I made the acquaintance of my gill net and floats one week ago, and it is time to begin situating how I will apply some of the theory readings in its interpretation and analysis.
I found this week’s reading of Martin Ames’ “Meaning in Artifacts: Hall Furnishings in Victorian America” particularly compelling in relation to my objects. I’ve read this article before, but in the context of Progressive Era housing reform debates. To approach it with tangible (not to mention portable) objects in mind is equally fascinating, but in a different way. Ames argues that artifacts used together form “artifact constellations,” which in turn can reveal values and patterns of behavior inherent in microscopic moments. The encounters a Victorian might have in an entry hallway- hanging a hat, leaving a calling card, standing awkwardly waiting to be permitted (or not) into the private areas of the house- might have taken mere seconds, but the setup of the hall furniture illuminates the layers of meaning inscribed into this brief cultural action.
My net and gill floats are parts of a whole; they were used together, probably stored together, and certainly compose an artifact constellation. Without one piece of the collection, the others would be useless or at the very least would not communicate the same meaning. The accession record also specifies a hook that came with the other stuff- this, too, would be a part of the artifact constellation- but it wasn’t set up there in the archives.
The concept of a collection of objects brings me back to last week’s reading of Bruno LaTour’s “A Collective of Humans and Nonhumans.” Admittedly, most of this article went over my head, but I was able to get the gist of LaTour’s theory that objects are actants just like humans are agents. The collective of humans and nonhumans- in this case, the net, the floats, and the user act as one entity. Therefore the sturgeon net and the sturgeon net floats and the person in the boat all compose the sturgeon fisherman. One of the questions that I have about these objects is how such simple tools managed to survive such a long time, eventually ending up in the collection of a museum.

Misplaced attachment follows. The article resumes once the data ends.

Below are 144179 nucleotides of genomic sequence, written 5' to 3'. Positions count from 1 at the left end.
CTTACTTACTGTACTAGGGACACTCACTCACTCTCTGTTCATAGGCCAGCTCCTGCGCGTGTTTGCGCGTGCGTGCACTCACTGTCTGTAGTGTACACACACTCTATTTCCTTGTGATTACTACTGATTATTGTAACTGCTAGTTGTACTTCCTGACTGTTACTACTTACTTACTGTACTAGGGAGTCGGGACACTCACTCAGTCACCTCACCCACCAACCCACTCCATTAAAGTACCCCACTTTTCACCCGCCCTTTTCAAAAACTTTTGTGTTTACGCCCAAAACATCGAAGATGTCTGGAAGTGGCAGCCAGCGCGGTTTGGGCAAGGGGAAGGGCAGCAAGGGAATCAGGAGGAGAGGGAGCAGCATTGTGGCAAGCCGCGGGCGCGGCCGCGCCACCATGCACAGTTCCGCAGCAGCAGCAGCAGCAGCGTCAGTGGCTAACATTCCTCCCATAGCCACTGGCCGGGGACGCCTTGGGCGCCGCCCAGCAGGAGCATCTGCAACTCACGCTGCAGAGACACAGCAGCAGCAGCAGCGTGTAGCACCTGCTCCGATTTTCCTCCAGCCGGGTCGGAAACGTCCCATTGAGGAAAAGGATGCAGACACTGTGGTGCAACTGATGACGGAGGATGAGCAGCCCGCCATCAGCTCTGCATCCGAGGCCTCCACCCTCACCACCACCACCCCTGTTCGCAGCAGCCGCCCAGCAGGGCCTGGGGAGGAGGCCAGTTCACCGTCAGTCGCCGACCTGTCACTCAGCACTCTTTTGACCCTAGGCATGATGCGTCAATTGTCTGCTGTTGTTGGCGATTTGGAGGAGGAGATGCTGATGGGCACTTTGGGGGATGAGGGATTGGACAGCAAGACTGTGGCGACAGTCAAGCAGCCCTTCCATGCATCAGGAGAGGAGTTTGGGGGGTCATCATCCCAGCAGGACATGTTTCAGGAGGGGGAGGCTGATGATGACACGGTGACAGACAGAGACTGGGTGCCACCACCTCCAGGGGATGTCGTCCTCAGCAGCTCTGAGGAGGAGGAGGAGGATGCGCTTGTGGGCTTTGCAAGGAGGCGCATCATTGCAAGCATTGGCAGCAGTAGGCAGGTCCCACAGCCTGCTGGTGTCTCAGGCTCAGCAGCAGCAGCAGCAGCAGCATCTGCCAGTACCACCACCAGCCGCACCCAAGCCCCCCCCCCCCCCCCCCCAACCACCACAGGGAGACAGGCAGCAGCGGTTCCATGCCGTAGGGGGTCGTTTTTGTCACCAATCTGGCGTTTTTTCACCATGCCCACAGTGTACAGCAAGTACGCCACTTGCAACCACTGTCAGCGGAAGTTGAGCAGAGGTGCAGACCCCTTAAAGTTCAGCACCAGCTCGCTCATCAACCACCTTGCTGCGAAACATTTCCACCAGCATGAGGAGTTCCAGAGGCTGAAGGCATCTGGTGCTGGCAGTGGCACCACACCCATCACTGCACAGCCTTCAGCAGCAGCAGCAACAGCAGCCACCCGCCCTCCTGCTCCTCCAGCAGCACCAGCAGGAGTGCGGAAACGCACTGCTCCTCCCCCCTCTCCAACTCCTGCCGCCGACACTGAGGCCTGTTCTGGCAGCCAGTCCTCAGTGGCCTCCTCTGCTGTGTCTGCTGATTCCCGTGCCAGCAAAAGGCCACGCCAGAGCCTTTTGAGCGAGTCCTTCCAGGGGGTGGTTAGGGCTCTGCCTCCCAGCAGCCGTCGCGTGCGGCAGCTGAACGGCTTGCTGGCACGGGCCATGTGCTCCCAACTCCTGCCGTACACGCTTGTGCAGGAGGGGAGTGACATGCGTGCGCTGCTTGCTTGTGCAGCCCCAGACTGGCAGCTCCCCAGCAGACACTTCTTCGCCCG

I’m not able to observe the net being used in its original context, but I was able to find a video that illustrates the act of sturgeon fishing is one of a collective of humans and nonhumans. Thanks to the U.S. Navy for facilitating this!
I can only assume that this close, intimate association with the tools of the fishing trade would in turn increase the value of the artifacts to their creator/users, making them more likely to hold onto the objects because they directly helped to define the net’s user as a fisherman, with all the meaning that comes with that distinction.
This then leads me, in turn, to Laurel Thatcher Ulrich’s “An Unfinished Stocking,” an examination of the valuation of thrift and perseverance, and the formation of feminine identity in early New England, through the lens of various unfinished knitting projects and their creators’ reflections on them. The titular unfinished stocking, still attached to needles and yarn, was kept long after it had been robbed of its role as “actant” in a physical sense. Still, the useless artifact probably continued to provide psychological meaning for its owner- a reminder of identity, an encapsulation of unrealistic aspirations, or a devotion to thrift as a cultural value manifested in an inability to throw anything away. The net and floats similarly became disused at some point- but why? Why hold onto it and the floats and the hook? These things aren’t small; they would take up a lot of storage space, space which could be used for other things- so it must have been important to somebody to keep it around.
As I dig further into my objects’ life stories, I’m pleased to be able to make some connections with the theoretical ideas that have come before, because they make me feel like I’m on track even while trying to do something completely new to me. I’m certain that I’ll continue to glean insights from the readings to come that will inform my research strategy, and I’ll be sure to write about them here.
Kenneth Ames, “Meaning in Artifacts: Hall Furnishings in Victorian America,”
Journal of Interdisciplinary History 9 (1978): 19-46.
Bruno LaTour, “A Collective of Humans and Nonhumans: Following Daedalus’s Labyrinth,” in Pandora’s Hope: Essays on the Reality of Science Studies (Cambridge: Harvard University Press, 1999), 174-215.
Laurel Thatcher Ulrich, “An Unfinished Stocking, New England, 1837,” in The Age of Homespun: Objects and Stories in the Creation of an American Myth (New York: Alfred A. Knopf, 2001), 374-412.